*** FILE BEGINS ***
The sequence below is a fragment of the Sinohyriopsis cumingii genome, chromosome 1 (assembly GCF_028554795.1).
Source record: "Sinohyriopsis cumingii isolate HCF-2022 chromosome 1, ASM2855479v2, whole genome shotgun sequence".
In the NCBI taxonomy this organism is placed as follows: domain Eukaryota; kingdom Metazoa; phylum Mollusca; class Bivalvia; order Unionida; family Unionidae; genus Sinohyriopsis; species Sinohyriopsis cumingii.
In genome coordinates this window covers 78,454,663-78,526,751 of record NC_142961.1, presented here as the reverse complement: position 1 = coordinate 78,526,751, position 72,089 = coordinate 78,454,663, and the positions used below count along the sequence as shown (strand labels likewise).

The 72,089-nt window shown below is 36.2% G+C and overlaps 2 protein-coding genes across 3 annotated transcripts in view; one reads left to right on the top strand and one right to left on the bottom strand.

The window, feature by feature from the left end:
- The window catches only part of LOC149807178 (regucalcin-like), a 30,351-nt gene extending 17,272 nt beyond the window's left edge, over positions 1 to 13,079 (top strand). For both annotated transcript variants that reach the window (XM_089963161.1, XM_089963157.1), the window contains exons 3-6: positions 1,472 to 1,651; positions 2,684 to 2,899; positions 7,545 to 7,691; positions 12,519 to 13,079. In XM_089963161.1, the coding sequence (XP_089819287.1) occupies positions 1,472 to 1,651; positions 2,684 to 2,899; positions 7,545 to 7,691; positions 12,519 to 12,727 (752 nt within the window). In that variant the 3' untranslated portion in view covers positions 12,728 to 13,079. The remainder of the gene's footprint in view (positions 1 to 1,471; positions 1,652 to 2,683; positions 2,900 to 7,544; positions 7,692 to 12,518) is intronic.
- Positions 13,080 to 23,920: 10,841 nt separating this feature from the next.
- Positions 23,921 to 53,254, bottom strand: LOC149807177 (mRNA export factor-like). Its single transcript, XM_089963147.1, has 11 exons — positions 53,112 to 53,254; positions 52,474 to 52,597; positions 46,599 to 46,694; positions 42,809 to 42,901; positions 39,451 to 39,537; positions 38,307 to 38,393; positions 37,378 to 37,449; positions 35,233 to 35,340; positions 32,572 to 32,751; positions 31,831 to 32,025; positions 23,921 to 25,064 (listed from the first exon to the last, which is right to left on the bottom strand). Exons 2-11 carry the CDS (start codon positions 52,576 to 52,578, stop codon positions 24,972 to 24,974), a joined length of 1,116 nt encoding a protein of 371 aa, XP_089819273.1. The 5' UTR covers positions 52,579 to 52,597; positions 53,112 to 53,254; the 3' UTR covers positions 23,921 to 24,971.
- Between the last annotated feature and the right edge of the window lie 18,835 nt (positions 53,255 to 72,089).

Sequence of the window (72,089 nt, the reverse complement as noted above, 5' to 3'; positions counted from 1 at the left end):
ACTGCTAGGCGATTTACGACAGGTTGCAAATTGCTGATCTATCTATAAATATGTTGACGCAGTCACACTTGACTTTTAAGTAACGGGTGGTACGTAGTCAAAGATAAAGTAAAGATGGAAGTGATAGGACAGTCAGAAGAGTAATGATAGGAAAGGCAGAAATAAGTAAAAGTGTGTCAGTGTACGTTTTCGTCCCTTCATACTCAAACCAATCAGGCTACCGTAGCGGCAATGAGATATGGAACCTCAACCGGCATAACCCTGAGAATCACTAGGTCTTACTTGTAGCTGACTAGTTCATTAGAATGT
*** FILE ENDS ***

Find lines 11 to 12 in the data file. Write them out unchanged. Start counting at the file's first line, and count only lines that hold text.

Sequence of the window (72,089 nt, the reverse complement as noted above, 5' to 3'; positions counted from 1 at the left end):
ACTGCTAGGCGATTTACGACAGGTTGCAAATTGCTGATCTATCTATAAATATGTTGACGCAGTCACACTTGACTTTTAAGTAACGGGTGGTACGTAGTCAAAGATAAAGTAAAGATGGAAGTGATAGGACAGTCAGAAGAGTAATGATAGGAAAGGCAGAAATAAGTAAAAGTGTGTCAGTGTACGTTTTCGTCCCTTCATACTCAAACCAATCAGGCTACCGTAGCGGCAATGAGATATGGAACCTCAACCGGCATAACCCTGAGAATCACTAGGTCTTACTTGTAGCTGACTAGTTCATTAGAATGT